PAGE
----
Persistent Genital Arousal Disorder or PGAD is a condition that’s been sensationalized in the media for years with headlines like “Nurse has 100 Orgasms a Day.” Back in 2012, a few news organizations did cover the condition in a more thoughtful manner after a woman suffering from PGAD committed suicide.
But since then the media has resorted to its old sensationalist tricks. As a healthcare provider who has treated patients with PGAD, I know how frustrating and disheartening this can be for those dealing with the condition. And that’s why I’ve decided to dedicate this post to a straightforward, scientific explanation of PGAD.
So what exactly is PGAD?
The International Society for the Study of Women’s Health (ISSWH) defines it as “a persistent or recurrent, unwanted or intrusive, bothersome or distressing, genital dysesthesia (abnormal sensation) unassociated with sexual interest.”
In other words, people with PGAD either constantly or periodically feel like they are on the verge of an orgasm in contextually nonsexual places and times. They are unable to turn this feeling on or off. Normal sexual response has been defined as a four-stage cycle: excitement, plateau, orgasm, and resolution. People suffering from PGAD are thought to exist in the stages between excitement and orgasm, with no resolution.
Symptoms can be associated with overactive bladder and restless legs syndrome and for some sufferers achieving orgasm only further aggravates symptoms. While the condition is thought to be more common in women, both men and women can suffer with PGAD.
Patients I’ve treated who have PGAD have described the feeling as “extremely embarrassing, distracting, and painful.”
“It is impossible to interact socially and professionally with feelings of arousal. Medical professionals and well-intended friends and family members think its funny or say they are “jealous.” They have no idea what I am going through,” said one patient. .
An important thing to understand about PGAD is that the symptoms are not pleasurable, but painful. Although there is a range of symptom severity among sufferers, this is a condition that can be devastating for people.
It’s only in the last few years that research has shed light on this perplexing problem. The current thought is that the symptoms of PGAD can be caused by excessive sensory peripheral information from irritated muscles, nerves and/or genital tissues and/or a central sexual reflex that is under decreased inhibition from the central nervous system.
Functional MRI brain scans can be used to gather physiological insights as to how people process sensation, pain, and in this case, feelings of arousal. In persons with PGAD, fMRI brain scans show over-excitation in the regions of the somatosensory cortex that represents the female genitalia. During a PGAD “attack,” or time when symptoms are exacerbated, researchers can see exaggerated brain activity and differences on the brain scans between people with PGAD and people without symptoms.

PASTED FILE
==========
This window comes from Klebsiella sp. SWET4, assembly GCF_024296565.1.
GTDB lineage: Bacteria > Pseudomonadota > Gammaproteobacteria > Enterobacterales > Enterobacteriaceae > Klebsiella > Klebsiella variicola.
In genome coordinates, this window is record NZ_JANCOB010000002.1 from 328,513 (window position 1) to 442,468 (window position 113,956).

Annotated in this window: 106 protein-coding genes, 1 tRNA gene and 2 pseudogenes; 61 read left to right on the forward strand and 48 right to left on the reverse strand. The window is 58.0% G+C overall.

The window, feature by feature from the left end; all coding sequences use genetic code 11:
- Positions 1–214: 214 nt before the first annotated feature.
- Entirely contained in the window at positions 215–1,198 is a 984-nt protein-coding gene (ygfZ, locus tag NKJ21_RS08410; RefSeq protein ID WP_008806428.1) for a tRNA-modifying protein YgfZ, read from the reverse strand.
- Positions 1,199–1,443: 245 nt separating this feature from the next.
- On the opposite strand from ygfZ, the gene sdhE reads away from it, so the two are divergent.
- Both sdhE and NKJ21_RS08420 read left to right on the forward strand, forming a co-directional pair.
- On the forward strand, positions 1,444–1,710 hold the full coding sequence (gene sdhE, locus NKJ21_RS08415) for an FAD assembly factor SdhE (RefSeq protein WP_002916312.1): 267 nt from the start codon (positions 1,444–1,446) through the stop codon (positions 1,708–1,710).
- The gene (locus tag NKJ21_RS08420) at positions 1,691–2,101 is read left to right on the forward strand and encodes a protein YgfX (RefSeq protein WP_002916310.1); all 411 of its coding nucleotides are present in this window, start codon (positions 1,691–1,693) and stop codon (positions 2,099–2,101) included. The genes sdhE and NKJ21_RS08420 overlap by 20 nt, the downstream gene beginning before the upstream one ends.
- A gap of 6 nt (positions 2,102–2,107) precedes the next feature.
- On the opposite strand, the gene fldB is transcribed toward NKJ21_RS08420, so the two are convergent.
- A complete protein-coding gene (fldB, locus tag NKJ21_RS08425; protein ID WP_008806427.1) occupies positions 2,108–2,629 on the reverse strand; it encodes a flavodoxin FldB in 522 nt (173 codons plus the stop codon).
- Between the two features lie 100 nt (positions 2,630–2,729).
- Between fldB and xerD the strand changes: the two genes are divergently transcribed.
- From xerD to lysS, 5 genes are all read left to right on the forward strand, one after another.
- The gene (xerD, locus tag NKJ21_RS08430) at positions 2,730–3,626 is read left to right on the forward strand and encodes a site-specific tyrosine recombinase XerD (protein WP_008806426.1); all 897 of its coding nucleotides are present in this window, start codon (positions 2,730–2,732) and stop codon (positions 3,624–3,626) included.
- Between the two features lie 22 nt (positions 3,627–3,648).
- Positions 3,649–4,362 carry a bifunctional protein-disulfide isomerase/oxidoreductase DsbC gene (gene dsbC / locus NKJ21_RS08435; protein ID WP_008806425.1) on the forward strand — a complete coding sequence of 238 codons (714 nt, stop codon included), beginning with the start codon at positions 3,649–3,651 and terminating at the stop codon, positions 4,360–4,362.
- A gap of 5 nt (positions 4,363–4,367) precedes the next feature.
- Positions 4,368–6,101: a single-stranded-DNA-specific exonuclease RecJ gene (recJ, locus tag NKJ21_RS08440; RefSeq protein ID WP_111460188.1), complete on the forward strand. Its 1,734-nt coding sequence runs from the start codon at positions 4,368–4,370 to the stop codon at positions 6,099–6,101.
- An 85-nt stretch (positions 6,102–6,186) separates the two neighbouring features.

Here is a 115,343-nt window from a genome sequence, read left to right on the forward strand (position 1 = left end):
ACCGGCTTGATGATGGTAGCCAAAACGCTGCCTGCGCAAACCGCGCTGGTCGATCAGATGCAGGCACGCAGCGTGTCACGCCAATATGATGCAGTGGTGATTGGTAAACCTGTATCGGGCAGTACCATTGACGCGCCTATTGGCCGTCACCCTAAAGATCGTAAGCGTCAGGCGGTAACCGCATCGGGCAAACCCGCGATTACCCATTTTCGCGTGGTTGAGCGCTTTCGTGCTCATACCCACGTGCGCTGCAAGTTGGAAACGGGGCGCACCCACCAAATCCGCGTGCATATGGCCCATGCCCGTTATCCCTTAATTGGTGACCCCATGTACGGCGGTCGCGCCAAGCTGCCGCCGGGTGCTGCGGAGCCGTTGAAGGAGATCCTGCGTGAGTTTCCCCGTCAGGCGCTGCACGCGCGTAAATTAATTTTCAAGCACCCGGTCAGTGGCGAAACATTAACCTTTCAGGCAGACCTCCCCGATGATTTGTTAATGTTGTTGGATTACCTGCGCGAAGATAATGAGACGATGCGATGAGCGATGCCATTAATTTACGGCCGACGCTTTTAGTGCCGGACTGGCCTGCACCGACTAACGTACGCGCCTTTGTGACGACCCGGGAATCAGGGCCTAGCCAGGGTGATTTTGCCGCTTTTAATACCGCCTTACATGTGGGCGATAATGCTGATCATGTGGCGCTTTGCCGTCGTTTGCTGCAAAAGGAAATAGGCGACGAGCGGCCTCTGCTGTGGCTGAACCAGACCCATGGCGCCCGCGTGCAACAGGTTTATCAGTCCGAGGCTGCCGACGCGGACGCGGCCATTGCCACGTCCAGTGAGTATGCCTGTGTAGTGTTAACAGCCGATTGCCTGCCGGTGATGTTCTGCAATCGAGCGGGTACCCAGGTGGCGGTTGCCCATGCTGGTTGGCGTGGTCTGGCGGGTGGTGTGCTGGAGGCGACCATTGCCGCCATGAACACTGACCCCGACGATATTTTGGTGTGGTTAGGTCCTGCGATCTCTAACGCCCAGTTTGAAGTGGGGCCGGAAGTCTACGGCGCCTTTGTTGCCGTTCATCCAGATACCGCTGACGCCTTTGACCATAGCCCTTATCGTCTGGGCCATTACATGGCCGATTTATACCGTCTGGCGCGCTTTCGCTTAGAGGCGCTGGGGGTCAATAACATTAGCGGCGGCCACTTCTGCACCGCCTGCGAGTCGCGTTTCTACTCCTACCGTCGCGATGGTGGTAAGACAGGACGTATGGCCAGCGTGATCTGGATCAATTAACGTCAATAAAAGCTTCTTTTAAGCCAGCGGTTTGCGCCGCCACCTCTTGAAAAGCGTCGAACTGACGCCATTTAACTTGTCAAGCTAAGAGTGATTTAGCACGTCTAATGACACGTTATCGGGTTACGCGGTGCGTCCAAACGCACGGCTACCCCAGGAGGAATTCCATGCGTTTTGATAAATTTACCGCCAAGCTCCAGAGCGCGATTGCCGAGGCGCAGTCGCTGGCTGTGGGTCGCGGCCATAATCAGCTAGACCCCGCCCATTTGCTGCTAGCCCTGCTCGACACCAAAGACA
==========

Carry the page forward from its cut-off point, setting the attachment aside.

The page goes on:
What causes a person to develop symptoms of PGAD?
Exactly what causes PGAD is currently unknown. In a recent study of 15 women, symptoms of genital pain, depression, and interstitial cystitis were found in over one half of the patients. In addition, previous antidepressant use, restless legs syndrome, and pudendal neuralgia were found in a number of cases. Pelvic varices and Tarlov cysts (fluid-filled sacs that most often affect nerve roots at the lower end of the spine) have been previously identified as possible contributors to PGAD, but these were not a common finding in this particular study.
Getting a Diagnosis
Currently a diagnosis is made based on a patient’s symptoms. While fMRI brain scans are showing abnormalities in persons with PGAD, these scans are being used for research versus diagnostic purposes. A limited number of physicians in the U.S. have experience with PGAD. These physicians can be found through ISSWSH (link to website).
There are numerous interdisciplinary treatment combinations that are considered reasonable options for people with PGAD.
These includes TENS treatment, physical therapy, hypnotherapy, pharmaceutical management, pudendal nerve blocks, sympathetic nerve blocks, Botox, and neuromodulation.
It is important to remember that people with similar symptoms respond differently to various treatments. Interventions that do not help one person may help another and the order in which various interventions can play a role in the overall success of treatment. For instance, a medication or nerve block may make PT tolerable, so that the two modalities working together will have the best outcome.
If you have any further questions about PGAD or anything mentioned in this post, please do not hesitate to leave them in the comment section below!
All my best,
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